Impact of Acephate and Buprofezin on Soil Amylases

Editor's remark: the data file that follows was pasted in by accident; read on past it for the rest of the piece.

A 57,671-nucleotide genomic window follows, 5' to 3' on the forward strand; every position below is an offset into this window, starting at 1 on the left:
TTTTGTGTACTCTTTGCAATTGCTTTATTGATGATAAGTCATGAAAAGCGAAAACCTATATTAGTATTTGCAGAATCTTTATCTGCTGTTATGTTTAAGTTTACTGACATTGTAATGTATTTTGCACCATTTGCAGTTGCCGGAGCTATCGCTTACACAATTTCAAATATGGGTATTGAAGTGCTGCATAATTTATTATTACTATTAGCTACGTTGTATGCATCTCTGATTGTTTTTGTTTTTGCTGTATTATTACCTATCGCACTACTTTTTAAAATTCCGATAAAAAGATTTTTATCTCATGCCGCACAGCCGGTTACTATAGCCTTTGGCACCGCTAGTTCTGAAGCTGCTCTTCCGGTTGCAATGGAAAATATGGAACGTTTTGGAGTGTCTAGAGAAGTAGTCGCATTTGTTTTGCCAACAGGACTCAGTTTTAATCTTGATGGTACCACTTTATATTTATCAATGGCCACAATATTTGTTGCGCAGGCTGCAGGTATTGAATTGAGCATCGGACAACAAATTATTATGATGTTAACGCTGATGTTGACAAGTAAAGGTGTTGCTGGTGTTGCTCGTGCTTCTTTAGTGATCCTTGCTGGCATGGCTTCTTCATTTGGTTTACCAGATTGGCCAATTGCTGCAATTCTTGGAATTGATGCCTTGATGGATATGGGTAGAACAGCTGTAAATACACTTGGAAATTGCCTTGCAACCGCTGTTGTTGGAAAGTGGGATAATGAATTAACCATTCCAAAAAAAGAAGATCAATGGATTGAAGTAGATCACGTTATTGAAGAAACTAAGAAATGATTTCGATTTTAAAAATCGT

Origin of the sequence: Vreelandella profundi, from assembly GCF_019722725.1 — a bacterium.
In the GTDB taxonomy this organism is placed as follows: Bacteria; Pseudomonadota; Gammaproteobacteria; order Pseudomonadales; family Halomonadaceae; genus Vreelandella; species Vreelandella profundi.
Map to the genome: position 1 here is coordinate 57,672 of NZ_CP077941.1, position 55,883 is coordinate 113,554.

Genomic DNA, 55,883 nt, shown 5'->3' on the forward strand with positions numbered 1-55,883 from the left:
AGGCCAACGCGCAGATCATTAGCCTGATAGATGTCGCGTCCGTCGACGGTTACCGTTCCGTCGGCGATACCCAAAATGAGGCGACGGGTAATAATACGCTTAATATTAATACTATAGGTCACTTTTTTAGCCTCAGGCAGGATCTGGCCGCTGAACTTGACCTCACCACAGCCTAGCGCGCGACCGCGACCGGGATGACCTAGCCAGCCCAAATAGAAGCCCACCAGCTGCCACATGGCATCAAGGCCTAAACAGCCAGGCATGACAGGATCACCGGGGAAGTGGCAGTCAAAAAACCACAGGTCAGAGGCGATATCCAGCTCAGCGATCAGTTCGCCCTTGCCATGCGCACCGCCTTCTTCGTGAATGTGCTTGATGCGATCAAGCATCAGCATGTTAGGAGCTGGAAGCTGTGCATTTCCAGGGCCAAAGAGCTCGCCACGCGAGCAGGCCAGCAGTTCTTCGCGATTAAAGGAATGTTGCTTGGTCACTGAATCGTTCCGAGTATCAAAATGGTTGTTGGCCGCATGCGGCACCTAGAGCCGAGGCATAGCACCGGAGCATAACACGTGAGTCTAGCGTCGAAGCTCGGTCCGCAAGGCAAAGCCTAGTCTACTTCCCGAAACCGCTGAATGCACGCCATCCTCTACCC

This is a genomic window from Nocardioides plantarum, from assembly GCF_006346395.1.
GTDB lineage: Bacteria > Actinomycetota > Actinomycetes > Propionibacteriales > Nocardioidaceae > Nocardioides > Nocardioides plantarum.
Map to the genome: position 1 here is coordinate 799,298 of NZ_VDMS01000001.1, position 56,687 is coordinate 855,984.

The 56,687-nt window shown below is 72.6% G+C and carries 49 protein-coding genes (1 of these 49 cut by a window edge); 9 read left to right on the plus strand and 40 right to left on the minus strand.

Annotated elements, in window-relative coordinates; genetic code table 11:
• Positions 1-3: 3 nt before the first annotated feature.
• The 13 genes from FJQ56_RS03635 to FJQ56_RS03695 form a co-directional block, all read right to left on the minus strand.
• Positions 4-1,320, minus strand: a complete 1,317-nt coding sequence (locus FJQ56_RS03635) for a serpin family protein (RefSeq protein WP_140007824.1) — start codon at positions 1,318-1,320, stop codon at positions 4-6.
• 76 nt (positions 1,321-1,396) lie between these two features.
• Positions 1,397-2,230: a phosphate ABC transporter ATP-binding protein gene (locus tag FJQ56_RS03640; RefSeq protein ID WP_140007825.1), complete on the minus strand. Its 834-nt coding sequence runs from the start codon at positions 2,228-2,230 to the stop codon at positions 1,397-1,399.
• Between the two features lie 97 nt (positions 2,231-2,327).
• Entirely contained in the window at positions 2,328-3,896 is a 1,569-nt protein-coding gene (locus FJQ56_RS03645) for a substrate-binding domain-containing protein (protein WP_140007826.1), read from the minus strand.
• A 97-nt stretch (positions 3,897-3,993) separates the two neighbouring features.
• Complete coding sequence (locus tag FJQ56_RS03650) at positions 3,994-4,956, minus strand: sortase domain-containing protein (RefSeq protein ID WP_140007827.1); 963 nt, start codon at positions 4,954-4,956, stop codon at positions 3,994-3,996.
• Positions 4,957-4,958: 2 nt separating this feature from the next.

Amylases (α- and β-amylase) catalyze the hydrolysis of starch into sugars. They are the important hydrolytic enzymes which randomly cleave internal glycosidic linkages in starch molecules to yield dextrins and oligosaccharides. Several bacteria and fungi are known to produce amylases. Microbial amylases are thus one of the important soil enzymes involved in cycling of carbonaceous compounds and play a vital role in the soil fertility. Activity of soil amylases is therefore considered as one of the indicators of soil pollution by one of several man-made substances such as pesticides. This chapter provides information on the impact of acephate and buprofezin on soil amylases. Results clearly indicated that the lower concentrations (2.5–7.5 μg g−1) of acephate or buprofezin effected a significant stimulation (5–67%) in enzyme activity after single application. However, profound negative influence was noticed at 10 μg g−1 concentration on activity of amylases. Also, after two or three repeated applications of either insecticide, there was a progressive decrease in the enzyme activity. Though similar trend was noticed in NPK-amended soils, greater stimulation in amylase activity (60–240%) was observed with lower concentrations of the insecticides. The interaction of the two insecticides, in combination, at higher concentrations resulted in significant antagonistic effect. Interestingly, this antagonistic effect was more pronounced in soil samples that received N-P-K amendments.
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